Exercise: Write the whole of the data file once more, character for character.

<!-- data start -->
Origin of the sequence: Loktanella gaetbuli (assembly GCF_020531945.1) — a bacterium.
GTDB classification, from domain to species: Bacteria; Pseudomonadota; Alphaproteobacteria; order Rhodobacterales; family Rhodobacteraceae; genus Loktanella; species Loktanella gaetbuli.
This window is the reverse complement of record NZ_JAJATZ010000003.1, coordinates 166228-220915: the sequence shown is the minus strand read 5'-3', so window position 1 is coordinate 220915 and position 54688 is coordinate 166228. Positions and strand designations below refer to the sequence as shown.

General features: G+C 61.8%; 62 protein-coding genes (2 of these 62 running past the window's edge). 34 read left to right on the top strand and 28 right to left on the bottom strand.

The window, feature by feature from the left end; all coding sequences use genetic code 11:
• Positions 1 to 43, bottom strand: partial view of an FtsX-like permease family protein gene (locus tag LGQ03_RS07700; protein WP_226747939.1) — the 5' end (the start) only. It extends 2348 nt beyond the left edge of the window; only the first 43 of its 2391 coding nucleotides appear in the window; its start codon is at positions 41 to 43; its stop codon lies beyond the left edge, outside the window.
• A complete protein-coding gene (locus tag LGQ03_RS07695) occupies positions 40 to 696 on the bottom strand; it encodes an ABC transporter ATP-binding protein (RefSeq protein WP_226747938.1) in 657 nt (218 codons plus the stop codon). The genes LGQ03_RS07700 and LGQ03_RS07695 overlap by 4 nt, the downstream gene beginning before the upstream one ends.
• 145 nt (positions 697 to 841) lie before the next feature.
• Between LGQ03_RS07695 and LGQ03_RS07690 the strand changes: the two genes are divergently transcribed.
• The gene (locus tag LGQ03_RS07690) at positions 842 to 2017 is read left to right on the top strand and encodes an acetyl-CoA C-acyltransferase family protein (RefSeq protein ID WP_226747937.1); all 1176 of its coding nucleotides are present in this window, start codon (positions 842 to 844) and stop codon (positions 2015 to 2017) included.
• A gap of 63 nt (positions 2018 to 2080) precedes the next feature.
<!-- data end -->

Origin of the sequence: Loktanella gaetbuli (assembly GCF_020531945.1) — a bacterium.
GTDB classification, from domain to species: Bacteria; Pseudomonadota; Alphaproteobacteria; order Rhodobacterales; family Rhodobacteraceae; genus Loktanella; species Loktanella gaetbuli.
This window is the reverse complement of record NZ_JAJATZ010000003.1, coordinates 166228-220915: the sequence shown is the minus strand read 5'-3', so window position 1 is coordinate 220915 and position 54688 is coordinate 166228. Positions and strand designations below refer to the sequence as shown.

General features: G+C 61.8%; 62 protein-coding genes (2 of these 62 running past the window's edge). 34 read left to right on the top strand and 28 right to left on the bottom strand.

The window, feature by feature from the left end; all coding sequences use genetic code 11:
• Positions 1 to 43, bottom strand: partial view of an FtsX-like permease family protein gene (locus tag LGQ03_RS07700; protein WP_226747939.1) — the 5' end (the start) only. It extends 2348 nt beyond the left edge of the window; only the first 43 of its 2391 coding nucleotides appear in the window; its start codon is at positions 41 to 43; its stop codon lies beyond the left edge, outside the window.
• A complete protein-coding gene (locus tag LGQ03_RS07695) occupies positions 40 to 696 on the bottom strand; it encodes an ABC transporter ATP-binding protein (RefSeq protein WP_226747938.1) in 657 nt (218 codons plus the stop codon). The genes LGQ03_RS07700 and LGQ03_RS07695 overlap by 4 nt, the downstream gene beginning before the upstream one ends.
• 145 nt (positions 697 to 841) lie before the next feature.
• Between LGQ03_RS07695 and LGQ03_RS07690 the strand changes: the two genes are divergently transcribed.
• The gene (locus tag LGQ03_RS07690) at positions 842 to 2017 is read left to right on the top strand and encodes an acetyl-CoA C-acyltransferase family protein (RefSeq protein ID WP_226747937.1); all 1176 of its coding nucleotides are present in this window, start codon (positions 842 to 844) and stop codon (positions 2015 to 2017) included.
• A gap of 63 nt (positions 2018 to 2080) precedes the next feature.